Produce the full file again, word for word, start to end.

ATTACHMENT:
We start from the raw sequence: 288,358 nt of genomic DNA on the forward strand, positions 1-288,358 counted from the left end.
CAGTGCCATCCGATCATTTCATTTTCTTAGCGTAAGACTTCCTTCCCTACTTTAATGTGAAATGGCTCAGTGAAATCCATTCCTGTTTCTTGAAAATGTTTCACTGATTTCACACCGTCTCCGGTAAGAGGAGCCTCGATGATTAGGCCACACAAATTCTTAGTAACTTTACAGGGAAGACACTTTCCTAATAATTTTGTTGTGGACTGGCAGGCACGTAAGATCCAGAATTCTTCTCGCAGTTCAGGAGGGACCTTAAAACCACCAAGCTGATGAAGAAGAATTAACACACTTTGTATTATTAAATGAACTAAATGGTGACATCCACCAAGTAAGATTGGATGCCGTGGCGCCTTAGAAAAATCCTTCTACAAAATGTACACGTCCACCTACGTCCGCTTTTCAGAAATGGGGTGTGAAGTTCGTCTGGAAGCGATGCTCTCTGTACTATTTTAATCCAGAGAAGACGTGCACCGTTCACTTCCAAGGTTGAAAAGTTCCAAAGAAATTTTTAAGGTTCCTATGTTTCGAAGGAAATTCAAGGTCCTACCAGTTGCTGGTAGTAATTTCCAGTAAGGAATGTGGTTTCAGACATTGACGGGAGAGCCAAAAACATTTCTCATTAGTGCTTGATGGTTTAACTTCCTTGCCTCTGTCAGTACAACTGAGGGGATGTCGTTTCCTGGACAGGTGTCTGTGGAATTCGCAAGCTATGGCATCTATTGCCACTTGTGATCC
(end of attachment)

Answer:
We start from the raw sequence: 288,358 nt of genomic DNA on the forward strand, positions 1-288,358 counted from the left end.
CAGTGCCATCCGATCATTTCATTTTCTTAGCGTAAGACTTCCTTCCCTACTTTAATGTGAAATGGCTCAGTGAAATCCATTCCTGTTTCTTGAAAATGTTTCACTGATTTCACACCGTCTCCGGTAAGAGGAGCCTCGATGATTAGGCCACACAAATTCTTAGTAACTTTACAGGGAAGACACTTTCCTAATAATTTTGTTGTGGACTGGCAGGCACGTAAGATCCAGAATTCTTCTCGCAGTTCAGGAGGGACCTTAAAACCACCAAGCTGATGAAGAAGAATTAACACACTTTGTATTATTAAATGAACTAAATGGTGACATCCACCAAGTAAGATTGGATGCCGTGGCGCCTTAGAAAAATCCTTCTACAAAATGTACACGTCCACCTACGTCCGCTTTTCAGAAATGGGGTGTGAAGTTCGTCTGGAAGCGATGCTCTCTGTACTATTTTAATCCAGAGAAGACGTGCACCGTTCACTTCCAAGGTTGAAAAGTTCCAAAGAAATTTTTAAGGTTCCTATGTTTCGAAGGAAATTCAAGGTCCTACCAGTTGCTGGTAGTAATTTCCAGTAAGGAATGTGGTTTCAGACATTGACGGGAGAGCCAAAAACATTTCTCATTAGTGCTTGATGGTTTAACTTCCTTGCCTCTGTCAGTACAACTGAGGGGATGTCGTTTCCTGGACAGGTGTCTGTGGAATTCGCAAGCTATGGCATCTATTGCCACTTGTGATCC